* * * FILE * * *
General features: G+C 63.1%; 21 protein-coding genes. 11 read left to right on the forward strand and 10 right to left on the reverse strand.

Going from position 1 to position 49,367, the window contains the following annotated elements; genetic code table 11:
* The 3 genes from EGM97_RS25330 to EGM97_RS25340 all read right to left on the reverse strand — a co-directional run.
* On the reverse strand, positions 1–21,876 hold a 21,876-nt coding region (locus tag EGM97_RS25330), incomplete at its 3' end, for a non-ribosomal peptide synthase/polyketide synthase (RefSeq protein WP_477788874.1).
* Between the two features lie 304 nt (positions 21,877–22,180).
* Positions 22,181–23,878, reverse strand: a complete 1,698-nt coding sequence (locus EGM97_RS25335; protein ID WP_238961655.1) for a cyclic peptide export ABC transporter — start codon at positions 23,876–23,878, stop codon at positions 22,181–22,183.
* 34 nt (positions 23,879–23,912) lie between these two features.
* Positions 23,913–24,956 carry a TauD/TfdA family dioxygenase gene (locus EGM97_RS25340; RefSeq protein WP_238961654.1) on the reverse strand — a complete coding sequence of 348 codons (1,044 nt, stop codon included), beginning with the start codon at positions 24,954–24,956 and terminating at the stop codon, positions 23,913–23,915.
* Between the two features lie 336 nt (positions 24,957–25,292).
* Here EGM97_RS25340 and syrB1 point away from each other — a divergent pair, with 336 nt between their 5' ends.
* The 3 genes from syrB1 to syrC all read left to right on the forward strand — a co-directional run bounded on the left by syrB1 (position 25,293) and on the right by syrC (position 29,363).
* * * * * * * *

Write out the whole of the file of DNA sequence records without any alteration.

General features: G+C 63.1%; 21 protein-coding genes. 11 read left to right on the forward strand and 10 right to left on the reverse strand.

Going from position 1 to position 49,367, the window contains the following annotated elements; genetic code table 11:
* The 3 genes from EGM97_RS25330 to EGM97_RS25340 all read right to left on the reverse strand — a co-directional run.
* On the reverse strand, positions 1–21,876 hold a 21,876-nt coding region (locus tag EGM97_RS25330), incomplete at its 3' end, for a non-ribosomal peptide synthase/polyketide synthase (RefSeq protein WP_477788874.1).
* Between the two features lie 304 nt (positions 21,877–22,180).
* Positions 22,181–23,878, reverse strand: a complete 1,698-nt coding sequence (locus EGM97_RS25335; protein ID WP_238961655.1) for a cyclic peptide export ABC transporter — start codon at positions 23,876–23,878, stop codon at positions 22,181–22,183.
* 34 nt (positions 23,879–23,912) lie between these two features.
* Positions 23,913–24,956 carry a TauD/TfdA family dioxygenase gene (locus EGM97_RS25340; RefSeq protein WP_238961654.1) on the reverse strand — a complete coding sequence of 348 codons (1,044 nt, stop codon included), beginning with the start codon at positions 24,954–24,956 and terminating at the stop codon, positions 23,913–23,915.
* Between the two features lie 336 nt (positions 24,957–25,292).
* Here EGM97_RS25340 and syrB1 point away from each other — a divergent pair, with 336 nt between their 5' ends.
* The 3 genes from syrB1 to syrC all read left to right on the forward strand — a co-directional run bounded on the left by syrB1 (position 25,293) and on the right by syrC (position 29,363).